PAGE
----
Archive for April 2nd, 2010

It’s fairly obvious that the next “advertising” land-rush is in mobile.  Really, it’s been that way for a solid 5 years.   What’s not yet clear is how the marketplace will develop.   Up until the explosion of iphones and android there hasn’t been enough demand (inventory) to put into a marketplace that supports bidding, yield management and the associated structures.   It’s now time.

A couple of clear distinctions between mobile advertising and other mediums is how much more you know about the user and little real estate (display and attention) you can get from the user.   i.e. the targeting has to be GREAT for this to work en masse.

Here are my thoughts on what the basics of the algorithms would be for a great mobile ad marketplace.


Targeting the user isn’t terribly challenging as a great deal of information is available to the advertising engine about a user.   Knowing where someone is and how often they frequent a location and browse certain info reveals pretty much as much as an ad server would need.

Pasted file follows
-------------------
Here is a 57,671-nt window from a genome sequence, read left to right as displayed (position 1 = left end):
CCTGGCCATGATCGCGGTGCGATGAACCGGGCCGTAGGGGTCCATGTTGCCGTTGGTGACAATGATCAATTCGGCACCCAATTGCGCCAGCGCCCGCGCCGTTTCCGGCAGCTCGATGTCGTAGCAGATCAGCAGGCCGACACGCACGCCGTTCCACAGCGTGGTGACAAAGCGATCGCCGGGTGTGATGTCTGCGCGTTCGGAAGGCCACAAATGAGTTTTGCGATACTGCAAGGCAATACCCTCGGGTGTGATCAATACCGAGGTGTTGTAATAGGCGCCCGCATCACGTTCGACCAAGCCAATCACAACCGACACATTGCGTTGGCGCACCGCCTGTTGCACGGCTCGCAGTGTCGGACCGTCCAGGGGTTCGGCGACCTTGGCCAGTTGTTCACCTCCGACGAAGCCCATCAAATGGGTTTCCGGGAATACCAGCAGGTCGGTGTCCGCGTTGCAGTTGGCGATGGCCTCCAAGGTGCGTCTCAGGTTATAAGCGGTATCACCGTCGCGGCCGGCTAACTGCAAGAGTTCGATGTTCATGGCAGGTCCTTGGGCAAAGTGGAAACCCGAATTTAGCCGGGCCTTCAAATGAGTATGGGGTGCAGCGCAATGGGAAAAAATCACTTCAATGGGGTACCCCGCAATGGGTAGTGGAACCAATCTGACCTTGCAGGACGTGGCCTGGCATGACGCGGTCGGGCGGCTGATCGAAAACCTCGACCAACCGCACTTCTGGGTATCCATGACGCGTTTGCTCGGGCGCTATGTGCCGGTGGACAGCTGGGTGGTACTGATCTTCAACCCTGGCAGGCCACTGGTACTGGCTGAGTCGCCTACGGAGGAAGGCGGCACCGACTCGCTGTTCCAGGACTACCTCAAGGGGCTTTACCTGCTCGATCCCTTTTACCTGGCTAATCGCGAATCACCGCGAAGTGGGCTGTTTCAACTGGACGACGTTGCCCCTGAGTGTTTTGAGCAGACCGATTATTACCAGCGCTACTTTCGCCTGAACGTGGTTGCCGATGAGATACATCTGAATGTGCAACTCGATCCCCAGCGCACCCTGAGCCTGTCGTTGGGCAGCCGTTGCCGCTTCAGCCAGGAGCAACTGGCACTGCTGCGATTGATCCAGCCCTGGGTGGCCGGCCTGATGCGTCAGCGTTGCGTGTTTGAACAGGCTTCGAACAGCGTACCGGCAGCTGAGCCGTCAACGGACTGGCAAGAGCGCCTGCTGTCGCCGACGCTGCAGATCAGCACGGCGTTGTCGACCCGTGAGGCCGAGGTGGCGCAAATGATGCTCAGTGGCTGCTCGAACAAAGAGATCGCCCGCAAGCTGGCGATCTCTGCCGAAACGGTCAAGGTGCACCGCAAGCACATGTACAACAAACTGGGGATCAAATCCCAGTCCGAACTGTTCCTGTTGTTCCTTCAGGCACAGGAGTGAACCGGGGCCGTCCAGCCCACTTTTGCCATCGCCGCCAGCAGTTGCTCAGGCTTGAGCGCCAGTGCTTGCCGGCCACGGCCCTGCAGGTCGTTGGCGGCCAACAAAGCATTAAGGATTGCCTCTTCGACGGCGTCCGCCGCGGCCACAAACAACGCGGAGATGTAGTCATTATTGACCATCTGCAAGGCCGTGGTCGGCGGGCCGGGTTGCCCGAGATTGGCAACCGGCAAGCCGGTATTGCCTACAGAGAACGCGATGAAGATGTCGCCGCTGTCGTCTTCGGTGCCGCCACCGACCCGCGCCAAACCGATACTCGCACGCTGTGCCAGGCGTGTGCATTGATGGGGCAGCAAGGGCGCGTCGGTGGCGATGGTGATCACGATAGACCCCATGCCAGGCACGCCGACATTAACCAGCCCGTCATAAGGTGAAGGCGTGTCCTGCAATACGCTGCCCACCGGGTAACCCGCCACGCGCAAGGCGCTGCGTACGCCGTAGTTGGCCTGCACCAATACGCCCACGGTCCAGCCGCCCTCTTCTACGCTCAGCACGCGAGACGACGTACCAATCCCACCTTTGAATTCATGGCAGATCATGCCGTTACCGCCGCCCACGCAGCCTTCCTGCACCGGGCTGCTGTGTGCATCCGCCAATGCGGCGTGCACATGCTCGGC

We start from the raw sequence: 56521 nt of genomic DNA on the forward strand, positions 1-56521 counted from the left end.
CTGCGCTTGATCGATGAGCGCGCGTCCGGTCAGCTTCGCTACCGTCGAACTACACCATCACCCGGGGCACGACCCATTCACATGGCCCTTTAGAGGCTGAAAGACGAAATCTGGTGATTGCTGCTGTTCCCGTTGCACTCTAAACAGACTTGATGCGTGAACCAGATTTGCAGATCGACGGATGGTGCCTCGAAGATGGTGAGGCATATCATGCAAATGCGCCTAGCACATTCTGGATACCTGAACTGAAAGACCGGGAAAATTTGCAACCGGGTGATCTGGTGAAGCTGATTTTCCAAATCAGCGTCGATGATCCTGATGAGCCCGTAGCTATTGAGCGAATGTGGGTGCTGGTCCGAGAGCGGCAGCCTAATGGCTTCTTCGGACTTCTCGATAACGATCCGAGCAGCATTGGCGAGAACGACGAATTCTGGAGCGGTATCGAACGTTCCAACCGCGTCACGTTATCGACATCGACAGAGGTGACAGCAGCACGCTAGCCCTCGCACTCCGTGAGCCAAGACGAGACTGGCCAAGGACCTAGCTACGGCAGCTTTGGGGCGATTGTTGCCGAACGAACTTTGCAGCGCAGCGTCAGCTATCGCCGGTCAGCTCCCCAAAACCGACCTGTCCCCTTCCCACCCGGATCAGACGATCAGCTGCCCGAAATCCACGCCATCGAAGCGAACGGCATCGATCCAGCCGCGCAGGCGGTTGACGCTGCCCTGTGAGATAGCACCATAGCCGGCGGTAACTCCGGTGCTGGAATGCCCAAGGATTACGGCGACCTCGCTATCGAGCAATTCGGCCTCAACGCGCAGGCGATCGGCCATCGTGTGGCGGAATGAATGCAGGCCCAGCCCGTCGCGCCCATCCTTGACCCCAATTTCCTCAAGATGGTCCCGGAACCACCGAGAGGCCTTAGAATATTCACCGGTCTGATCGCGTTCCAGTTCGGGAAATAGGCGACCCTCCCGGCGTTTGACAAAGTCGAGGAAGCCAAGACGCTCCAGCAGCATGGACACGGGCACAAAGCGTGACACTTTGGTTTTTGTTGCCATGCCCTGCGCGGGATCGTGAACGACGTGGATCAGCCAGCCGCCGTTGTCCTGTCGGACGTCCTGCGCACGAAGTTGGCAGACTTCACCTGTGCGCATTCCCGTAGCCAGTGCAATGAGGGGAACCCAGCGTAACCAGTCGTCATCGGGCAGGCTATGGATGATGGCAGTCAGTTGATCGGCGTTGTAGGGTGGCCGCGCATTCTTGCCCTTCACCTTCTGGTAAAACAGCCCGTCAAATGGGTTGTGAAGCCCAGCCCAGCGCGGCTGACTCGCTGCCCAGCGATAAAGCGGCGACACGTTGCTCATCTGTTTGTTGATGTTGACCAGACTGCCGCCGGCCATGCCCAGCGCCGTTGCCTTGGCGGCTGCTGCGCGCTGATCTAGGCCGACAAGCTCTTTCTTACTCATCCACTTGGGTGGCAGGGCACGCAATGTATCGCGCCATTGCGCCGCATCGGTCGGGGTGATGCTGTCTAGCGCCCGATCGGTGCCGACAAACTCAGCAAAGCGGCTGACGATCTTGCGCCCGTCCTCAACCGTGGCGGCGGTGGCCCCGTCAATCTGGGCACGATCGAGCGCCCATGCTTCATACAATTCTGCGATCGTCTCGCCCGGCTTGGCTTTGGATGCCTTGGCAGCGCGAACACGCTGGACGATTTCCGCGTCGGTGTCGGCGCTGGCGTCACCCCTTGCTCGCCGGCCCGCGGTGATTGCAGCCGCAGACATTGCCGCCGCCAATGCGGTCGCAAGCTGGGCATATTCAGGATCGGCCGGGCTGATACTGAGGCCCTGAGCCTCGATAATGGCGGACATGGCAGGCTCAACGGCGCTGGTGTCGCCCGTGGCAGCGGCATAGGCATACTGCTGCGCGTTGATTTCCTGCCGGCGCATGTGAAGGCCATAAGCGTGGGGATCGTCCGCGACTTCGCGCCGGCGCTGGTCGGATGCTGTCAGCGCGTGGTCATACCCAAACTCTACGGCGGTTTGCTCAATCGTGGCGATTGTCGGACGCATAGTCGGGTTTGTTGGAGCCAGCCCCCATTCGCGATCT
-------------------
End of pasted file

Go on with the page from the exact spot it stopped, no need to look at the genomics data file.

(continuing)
Targeting facets:

  • Time of Day
  • Location (lat/long)
  • Demographic (gender, household income, age)
  • Service Provider
  • Phone/Client
  • Connection Speed
  • Segment (business user, soccer mom, etc.)

Yield Management

Targeting only gets you so far.  The most important aspect of “online” advertising isn’t hitting someone right the first go ’round, it’s getting the funnel right.  Can you take someone from initial view/siting/click of an ad through a transaction with the most profit possible?  that is the essential question in advertising.

Yield Management facets: